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Drinking water quality samples

We regularly check the quality of the drinking water we supply to our customers by taking random samples and testing for certain chemicals and microorganisms.

At least weekly* At least monthly** At least quarterly At least annually***
  • Escherichia coli
  • chloroacetic acid
  • turbidity
  • electrical conductivity
  • pH
  • free chlorine
  • plate count 37ºC
  • coliforms
  • haloacetic acids
  • dichloroacetic acid
  • trichlororacetic acid
  • total trihalomethanes
  • aluminum (acid soluble)
  • bromate
  • formaldehyde
  • true colour#
  • magnesium#
  • calcium#
  • hardness#
  • iron#
  • manganese#
 
  • flouride

* Twice weekly for Ararat, Stawell and Horsham.

** Twice monthly for Ararat, Stawell and Horsham.

*** Twice weekly for towns with fluoride as treatment (Ararat, Natimuk and Horsham)

# Tested for but the results aren't currently available online

 

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Test Description:

Haloacetic acids are produced in drinking water as byproducts of the reaction between chlorine and naturally occurring humic and fulvic acids. The concentrations of Chloroacetic Acid in drinking water should not exceed 0.15 mg/L.

Haloacetic acids are produced in drinking water as byproducts of the reaction between chlorine and naturally occurring humic and fulvic acids. The concentrations of Chloroacetic Acid in drinking water should not exceed 0.15 mg/L.

Coliforms are gram-negative nonsporing rod-shaped bacteria, capable of aerobic and facultative anaerobic growth.They are found in large numbers in the faeces of humans and other warm-blooded animals.Coliforms are "indicator" organisms associated with bacteriologically polluted water.

Haloacetic acids are produced in drinking water as byproducts of the reaction between chlorine and naturally occurring humic and fulvic acids.  The concentrations of Dichloroacetic Acid in drinking water should not exceed 0.1 mg/L

Electrical conductivity of water is directly related to the concentration of dissolved ionized solids in the water. When correlated with laboratory TDS measurements, electrical conductivity provides an approximate value for the Total Dissolved Solids concentration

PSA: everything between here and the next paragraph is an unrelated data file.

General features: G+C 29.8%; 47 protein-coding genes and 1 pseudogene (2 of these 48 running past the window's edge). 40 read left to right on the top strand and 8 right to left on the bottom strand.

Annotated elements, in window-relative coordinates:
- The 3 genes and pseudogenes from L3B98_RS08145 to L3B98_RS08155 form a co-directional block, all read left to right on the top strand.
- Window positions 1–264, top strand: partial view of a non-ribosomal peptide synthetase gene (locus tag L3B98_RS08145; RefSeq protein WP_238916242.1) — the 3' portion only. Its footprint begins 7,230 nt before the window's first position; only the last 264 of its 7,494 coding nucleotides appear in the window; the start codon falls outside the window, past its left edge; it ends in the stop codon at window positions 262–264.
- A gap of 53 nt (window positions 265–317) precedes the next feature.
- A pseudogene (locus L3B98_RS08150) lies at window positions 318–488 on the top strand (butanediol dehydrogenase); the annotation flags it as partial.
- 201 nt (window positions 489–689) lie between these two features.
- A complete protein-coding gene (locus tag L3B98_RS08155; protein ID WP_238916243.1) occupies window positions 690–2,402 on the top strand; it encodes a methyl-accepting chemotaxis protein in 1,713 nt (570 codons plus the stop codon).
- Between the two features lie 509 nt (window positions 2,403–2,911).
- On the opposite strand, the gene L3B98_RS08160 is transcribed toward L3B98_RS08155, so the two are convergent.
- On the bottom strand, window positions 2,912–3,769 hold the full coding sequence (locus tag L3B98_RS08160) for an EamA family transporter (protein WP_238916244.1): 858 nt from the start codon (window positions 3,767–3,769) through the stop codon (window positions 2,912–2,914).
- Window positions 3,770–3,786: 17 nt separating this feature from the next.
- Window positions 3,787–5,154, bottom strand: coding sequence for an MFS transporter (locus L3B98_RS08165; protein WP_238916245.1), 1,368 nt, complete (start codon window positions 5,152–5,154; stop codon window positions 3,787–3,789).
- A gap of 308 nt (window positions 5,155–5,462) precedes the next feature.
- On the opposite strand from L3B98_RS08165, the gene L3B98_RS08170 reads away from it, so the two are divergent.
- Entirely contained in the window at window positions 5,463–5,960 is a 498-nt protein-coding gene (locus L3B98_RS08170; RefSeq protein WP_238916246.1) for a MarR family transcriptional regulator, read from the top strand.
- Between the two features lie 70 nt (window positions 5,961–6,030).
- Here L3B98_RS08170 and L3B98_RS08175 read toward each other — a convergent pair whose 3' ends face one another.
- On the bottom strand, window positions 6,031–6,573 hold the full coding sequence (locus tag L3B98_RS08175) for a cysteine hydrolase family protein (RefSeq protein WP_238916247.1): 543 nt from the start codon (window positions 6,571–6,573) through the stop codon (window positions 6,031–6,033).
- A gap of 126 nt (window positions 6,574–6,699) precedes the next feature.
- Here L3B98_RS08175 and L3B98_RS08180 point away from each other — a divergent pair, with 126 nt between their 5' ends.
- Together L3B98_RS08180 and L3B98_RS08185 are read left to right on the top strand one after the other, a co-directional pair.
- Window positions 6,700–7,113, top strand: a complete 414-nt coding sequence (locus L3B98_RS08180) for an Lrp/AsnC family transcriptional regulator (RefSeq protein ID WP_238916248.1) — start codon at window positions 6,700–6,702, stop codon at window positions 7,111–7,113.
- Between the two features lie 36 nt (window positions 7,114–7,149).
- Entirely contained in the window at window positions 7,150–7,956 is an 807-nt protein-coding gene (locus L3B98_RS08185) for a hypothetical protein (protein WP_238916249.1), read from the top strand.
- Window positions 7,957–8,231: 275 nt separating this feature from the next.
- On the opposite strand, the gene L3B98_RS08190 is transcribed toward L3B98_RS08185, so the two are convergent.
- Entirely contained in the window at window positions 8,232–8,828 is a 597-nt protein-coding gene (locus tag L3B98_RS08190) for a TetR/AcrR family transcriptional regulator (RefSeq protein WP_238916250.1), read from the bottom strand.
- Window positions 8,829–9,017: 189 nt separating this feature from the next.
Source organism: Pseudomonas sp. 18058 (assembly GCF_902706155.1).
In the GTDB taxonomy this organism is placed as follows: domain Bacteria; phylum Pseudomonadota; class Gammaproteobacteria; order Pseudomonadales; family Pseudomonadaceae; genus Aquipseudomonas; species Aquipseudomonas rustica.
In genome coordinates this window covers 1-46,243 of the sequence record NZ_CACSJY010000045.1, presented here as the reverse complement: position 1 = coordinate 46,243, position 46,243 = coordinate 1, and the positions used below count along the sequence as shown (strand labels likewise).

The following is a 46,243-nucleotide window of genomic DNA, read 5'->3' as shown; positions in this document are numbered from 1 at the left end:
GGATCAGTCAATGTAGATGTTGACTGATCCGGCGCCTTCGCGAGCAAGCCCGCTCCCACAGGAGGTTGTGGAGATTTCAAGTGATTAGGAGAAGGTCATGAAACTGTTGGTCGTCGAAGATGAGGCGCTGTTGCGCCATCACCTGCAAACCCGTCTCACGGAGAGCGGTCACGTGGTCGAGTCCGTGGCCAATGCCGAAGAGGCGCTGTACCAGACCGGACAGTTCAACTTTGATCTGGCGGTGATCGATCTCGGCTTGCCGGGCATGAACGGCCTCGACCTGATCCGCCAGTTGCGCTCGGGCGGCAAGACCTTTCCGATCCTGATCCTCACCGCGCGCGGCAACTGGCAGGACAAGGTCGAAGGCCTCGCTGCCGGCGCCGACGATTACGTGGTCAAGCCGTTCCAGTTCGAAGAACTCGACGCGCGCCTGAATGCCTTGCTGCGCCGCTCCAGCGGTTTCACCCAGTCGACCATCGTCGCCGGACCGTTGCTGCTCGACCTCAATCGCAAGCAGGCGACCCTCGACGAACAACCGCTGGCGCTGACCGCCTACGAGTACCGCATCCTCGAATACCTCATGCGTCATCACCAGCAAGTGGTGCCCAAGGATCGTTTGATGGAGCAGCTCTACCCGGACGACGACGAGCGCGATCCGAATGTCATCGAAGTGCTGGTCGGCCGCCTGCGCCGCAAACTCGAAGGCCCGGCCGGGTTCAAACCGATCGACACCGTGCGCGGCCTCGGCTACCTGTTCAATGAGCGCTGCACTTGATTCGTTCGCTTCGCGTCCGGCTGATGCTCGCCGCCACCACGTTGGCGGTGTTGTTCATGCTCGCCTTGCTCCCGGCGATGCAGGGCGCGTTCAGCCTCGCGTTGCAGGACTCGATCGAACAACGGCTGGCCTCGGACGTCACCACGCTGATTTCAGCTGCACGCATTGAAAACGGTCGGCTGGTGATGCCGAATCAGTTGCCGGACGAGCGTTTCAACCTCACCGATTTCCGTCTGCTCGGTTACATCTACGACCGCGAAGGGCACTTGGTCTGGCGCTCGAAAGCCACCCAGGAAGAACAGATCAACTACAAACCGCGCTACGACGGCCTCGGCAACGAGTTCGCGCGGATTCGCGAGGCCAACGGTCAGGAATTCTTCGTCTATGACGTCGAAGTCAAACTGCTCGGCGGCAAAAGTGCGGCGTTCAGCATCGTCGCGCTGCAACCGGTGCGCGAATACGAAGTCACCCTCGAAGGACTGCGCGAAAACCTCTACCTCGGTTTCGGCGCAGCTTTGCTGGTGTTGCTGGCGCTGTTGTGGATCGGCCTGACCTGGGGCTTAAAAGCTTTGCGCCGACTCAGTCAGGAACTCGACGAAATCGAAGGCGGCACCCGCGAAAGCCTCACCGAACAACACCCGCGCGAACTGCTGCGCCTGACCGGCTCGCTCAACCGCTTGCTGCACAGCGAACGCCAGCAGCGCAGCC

E. coli is the most common thermotolerant coliform present in faeces and is regarded as the most specific indicator of recent faecal contamination.  E. coli, (or thermotolerant coliforms) numbers can be determined using membrane filtration (MF) for concentration of the organisms from water.

Chlorine is also classified as a disinfectant, meaning that it is capable of killing bacteria, algae and other organic material instantly.When it is added to the water, it forms free available chlorine.Chlorine is also used to disinfect sewage and waste water, swimming pool water, in-plant supplies, and industrial cooling water.

pH is a measure of the hydrogen ion concentration of water.It is measured on a logarithmic scale from 0 to 14. A pH of 7 is neutral, greater than 7 is alkaline, and less than 7 is acidic.pH of drinking water should be between 6.5 and 8.5.

Haloacetic acids are produced in drinking water as byproducts of the reaction between chlorine and naturally occurring humic and fulvic acids. The concentrations of Trichloroacetic Acid in drinking water should not exceed 0.1 mg/L.

Trihalomethanes are present in drinking water principally as the result of disinfection using chlorination or, to a much lesser extent, chloramination. Chlorine, which produces hypochlorous acid when added to water, can react with naturally occurring organic material, such as humic and fulvic acids, to produce trihalomethanes.

Turbidity is caused by the presence in the water of fine suspended matter such as clay, silt, colloidal particles, plankton and other microscopic organisms.Turbidity is a measurement of the light scattering property of water, and the degree of scattering is dependent on the amount, size and composition of the suspended matter.Higher turbidity levels are often associated with higher levels of disease-causing microorganisms such as viruses, parasites and some bacteria.

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